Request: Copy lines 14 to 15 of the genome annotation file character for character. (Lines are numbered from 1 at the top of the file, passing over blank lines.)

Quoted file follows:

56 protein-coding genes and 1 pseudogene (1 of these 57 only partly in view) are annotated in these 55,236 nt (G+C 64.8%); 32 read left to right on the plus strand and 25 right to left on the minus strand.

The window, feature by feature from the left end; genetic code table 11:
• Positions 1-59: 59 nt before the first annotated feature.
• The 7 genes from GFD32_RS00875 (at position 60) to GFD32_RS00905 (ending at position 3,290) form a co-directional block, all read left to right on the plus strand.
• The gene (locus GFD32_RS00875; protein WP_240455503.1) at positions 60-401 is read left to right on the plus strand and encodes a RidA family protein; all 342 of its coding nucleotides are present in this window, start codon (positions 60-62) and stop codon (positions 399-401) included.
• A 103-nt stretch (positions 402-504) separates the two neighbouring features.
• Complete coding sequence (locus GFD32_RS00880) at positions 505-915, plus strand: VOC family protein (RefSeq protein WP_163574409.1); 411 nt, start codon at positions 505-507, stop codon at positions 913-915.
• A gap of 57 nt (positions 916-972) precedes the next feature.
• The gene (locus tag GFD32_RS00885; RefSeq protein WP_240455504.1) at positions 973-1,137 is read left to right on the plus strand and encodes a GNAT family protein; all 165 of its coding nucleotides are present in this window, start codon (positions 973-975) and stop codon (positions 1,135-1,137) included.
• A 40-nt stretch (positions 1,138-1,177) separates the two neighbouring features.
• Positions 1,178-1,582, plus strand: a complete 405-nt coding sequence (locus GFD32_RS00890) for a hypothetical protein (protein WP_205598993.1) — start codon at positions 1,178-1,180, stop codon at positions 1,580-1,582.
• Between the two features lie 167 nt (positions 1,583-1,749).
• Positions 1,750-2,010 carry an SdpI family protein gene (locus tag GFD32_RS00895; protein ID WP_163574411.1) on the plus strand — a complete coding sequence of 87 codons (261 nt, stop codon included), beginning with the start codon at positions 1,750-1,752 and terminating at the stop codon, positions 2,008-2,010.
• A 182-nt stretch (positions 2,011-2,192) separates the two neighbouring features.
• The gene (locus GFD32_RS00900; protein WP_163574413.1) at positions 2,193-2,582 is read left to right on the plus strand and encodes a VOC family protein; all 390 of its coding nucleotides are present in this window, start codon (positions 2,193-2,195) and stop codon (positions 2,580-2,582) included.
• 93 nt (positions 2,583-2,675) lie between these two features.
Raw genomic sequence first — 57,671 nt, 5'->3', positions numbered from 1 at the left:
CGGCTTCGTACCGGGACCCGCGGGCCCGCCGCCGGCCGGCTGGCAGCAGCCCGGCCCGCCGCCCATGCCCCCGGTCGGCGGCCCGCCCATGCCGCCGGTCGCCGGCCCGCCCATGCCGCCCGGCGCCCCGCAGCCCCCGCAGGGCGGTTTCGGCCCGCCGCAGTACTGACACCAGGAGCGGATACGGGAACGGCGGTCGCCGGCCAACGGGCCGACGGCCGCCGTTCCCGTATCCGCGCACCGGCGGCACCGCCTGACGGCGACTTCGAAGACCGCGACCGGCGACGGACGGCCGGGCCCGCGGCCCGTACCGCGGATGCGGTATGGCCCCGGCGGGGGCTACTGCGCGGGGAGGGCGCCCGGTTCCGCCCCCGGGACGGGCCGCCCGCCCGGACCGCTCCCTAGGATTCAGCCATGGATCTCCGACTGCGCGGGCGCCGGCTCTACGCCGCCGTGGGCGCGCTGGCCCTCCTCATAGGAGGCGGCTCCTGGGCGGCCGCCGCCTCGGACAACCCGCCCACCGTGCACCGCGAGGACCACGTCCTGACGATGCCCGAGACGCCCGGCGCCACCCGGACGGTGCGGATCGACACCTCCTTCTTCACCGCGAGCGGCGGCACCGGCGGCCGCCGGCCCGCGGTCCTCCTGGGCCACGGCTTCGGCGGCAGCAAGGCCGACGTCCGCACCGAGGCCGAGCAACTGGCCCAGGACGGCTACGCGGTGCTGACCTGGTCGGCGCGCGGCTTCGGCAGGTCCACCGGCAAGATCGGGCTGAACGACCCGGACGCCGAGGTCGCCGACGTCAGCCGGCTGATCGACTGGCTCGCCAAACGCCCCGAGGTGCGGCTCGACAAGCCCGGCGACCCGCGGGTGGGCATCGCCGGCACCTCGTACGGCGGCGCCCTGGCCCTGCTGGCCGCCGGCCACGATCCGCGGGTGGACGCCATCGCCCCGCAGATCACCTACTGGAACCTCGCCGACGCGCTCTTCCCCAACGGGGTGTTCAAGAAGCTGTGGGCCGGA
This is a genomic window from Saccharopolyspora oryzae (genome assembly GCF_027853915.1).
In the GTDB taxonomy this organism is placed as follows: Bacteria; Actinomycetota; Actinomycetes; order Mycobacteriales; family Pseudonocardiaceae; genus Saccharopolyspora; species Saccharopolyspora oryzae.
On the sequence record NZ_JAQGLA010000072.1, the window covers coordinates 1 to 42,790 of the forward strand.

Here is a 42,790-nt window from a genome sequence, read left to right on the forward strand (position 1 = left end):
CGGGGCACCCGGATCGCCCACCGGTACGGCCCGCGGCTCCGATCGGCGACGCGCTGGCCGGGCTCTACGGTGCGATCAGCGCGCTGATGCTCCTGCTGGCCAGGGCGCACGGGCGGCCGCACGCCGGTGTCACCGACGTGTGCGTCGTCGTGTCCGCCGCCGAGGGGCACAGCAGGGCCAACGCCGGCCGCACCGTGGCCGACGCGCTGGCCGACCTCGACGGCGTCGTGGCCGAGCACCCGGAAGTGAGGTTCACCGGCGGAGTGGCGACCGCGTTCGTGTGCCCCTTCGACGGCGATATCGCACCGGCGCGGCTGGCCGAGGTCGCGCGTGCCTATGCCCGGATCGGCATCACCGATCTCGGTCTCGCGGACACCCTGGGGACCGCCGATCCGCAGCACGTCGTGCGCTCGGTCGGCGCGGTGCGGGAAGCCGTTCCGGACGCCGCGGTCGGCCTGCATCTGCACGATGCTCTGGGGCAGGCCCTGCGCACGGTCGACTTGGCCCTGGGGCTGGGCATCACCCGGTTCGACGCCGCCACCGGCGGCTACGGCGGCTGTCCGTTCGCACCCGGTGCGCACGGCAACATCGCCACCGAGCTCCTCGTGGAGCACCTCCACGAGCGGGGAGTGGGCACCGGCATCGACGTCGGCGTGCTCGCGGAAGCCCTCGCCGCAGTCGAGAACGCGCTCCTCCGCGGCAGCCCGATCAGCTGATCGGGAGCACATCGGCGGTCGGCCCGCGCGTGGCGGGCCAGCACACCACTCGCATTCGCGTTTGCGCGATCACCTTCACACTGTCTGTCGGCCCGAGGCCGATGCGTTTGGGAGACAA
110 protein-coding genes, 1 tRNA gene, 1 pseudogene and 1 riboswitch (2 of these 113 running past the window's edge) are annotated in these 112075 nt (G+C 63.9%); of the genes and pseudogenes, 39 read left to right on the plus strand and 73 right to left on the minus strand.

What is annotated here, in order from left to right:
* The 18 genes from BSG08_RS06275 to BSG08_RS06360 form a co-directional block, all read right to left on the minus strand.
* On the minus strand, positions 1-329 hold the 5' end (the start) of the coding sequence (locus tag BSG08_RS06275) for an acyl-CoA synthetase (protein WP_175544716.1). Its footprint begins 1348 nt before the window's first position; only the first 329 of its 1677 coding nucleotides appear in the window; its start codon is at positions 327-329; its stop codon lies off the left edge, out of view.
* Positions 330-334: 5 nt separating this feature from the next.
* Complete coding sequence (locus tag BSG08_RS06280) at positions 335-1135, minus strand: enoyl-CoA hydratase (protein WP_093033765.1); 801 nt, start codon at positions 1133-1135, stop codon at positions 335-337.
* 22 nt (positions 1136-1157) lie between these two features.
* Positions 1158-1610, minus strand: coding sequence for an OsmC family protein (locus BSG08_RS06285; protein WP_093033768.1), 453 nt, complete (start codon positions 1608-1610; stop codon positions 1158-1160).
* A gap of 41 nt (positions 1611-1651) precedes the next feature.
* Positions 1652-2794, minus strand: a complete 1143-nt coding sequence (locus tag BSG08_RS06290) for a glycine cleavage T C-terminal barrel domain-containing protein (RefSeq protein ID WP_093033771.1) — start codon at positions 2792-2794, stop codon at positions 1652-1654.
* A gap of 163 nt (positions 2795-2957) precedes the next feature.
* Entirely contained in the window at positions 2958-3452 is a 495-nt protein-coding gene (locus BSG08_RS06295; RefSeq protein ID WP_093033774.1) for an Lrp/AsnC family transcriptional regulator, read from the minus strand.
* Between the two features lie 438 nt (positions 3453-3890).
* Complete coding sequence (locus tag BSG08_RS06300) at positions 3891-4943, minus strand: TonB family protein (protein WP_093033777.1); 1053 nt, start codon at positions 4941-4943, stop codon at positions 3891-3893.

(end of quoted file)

• A 182-nt stretch (positions 2,011-2,192) separates the two neighbouring features.
• The gene (locus GFD32_RS00900; protein WP_163574413.1) at positions 2,193-2,582 is read left to right on the plus strand and encodes a VOC family protein; all 390 of its coding nucleotides are present in this window, start codon (positions 2,193-2,195) and stop codon (positions 2,580-2,582) included.